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Amoeba in the Central Nervous System


Updated April 18, 2014

Written or reviewed by a board-certified physician. See About.com's Medical Review Board.

Free living amoebas are monocellular organisms that can survive in the environment without any kind of host. Amoebic infections in humans are rare, but can cause fatal neurological disease.

Naegleria fowleri

Naegleria fowleri is found in collections of warm fresh-water throughout the world. It most commonly harms young, previously healthy people who have gone swimming in freshwater. Some infections have also been tied to the use of tap water in neti pots.

Naegleria has three life stages: cysts, trophozoites and flagellated forms. Trophozoites can penetrate nasal tissues and enter the brain. The result is a meningitis with headache, fever, neck stiffness, nausea and vomiting. The disease is usually fatal within four to six days due to elevated intracranial pressure.

Naegleria is hard to diagnose and moves quickly, making it difficult to even say with certainty how the disease can best be treated. Some research suggests that the use of amphoteracin B, usually used to treat fungal infections, may be the best approach.


Like Naegleria, Acanthamoeba species are found world-wide. Reports have been made of finding this Amega in swimming pools, sewage, contact lens equipment, dialysis machines, air conditioning cystems, vegetables and more. The amoeba can enter the body through the eyes, nose, or skin wounds.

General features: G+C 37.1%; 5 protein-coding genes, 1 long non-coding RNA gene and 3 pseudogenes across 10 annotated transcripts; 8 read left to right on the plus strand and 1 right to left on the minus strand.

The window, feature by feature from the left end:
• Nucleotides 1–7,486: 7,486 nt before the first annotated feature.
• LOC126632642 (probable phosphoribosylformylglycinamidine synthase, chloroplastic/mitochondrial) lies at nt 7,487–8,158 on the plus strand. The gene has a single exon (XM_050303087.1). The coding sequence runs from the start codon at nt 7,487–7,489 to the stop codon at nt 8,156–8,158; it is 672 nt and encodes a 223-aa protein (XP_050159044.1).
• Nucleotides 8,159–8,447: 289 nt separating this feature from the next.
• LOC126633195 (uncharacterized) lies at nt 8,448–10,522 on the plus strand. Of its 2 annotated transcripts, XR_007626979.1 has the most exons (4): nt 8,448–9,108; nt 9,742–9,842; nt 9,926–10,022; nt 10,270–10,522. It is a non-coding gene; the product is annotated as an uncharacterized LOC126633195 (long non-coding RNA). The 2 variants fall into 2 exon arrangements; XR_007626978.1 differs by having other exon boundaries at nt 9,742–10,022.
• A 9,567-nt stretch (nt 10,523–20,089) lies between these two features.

Unlike Naegleria, acanthamoeba infections rarely occur in healthy people, and instead are usually found in those who have been immunocompromised. The amoeba usually invade the bloodstream first, and then travel up into the brain.

Once in the central nervous system, the amoeba causes a slow meningoencephalitis and can also cause space-occupying lesions in the brain. The first symptoms are usually headache, irritability, nausea and dizziness. Eventually, the infection can cause focal neurologic problems, double vision, ataxia, confusion, and seizures. The disease is usually fatal within one to two months after the first symptoms appear.

The best treatment for this disease is uncertain. A wide array of medications have been tried.

Balamuthia Mandrillaris

Balamuthia is found in soil. While exposure is common, infection is rare. Only about 150 cases of Balamuthia have been reported worldwide. It is thought that infection begins by the amoeba invading hte skin or by inhaling airborn cysts. Symptoms are very similar to Acanthamoeba infection. Diagnosis is difficult and appropriate treatment uncertain.


A case of encephalitis due to this amoeba was described in 2001. The amoeba caused a single mass in the temporal lobe. The patinet improved after being treated with azithromycin, pentamidine, itraconazole and flucytosine.

These infections are rare enough to make the news when they occur. It is important to remember that while these infections are serious, the likelihood that an individual will ever experience such an infection is small. Because the infections are so serious when they occur, it is also important for doctors not to ignore the possibility that their patient may have an amoeba in their central nervous system.


Gelman BB, Rauf SJ, Nader R, et al. Amoebic encephalitis due to Sappinia diploidea. JAMA 2001; 285:2450.

Huang ZH, Ferrante A, Carter RF. Serum antibodies to Balamuthia mandrillaris, a free-living amoeba recently demonstrated to cause granulomatous amoebic encephalitis. J Infect Dis 1999; 179:1305.

Schuster FL, Visvesvara GS. Free-living amoebae as opportunistic and non-opportunistic pathogens of humans and animals. Int J Parasitol 2004; 34:1001.

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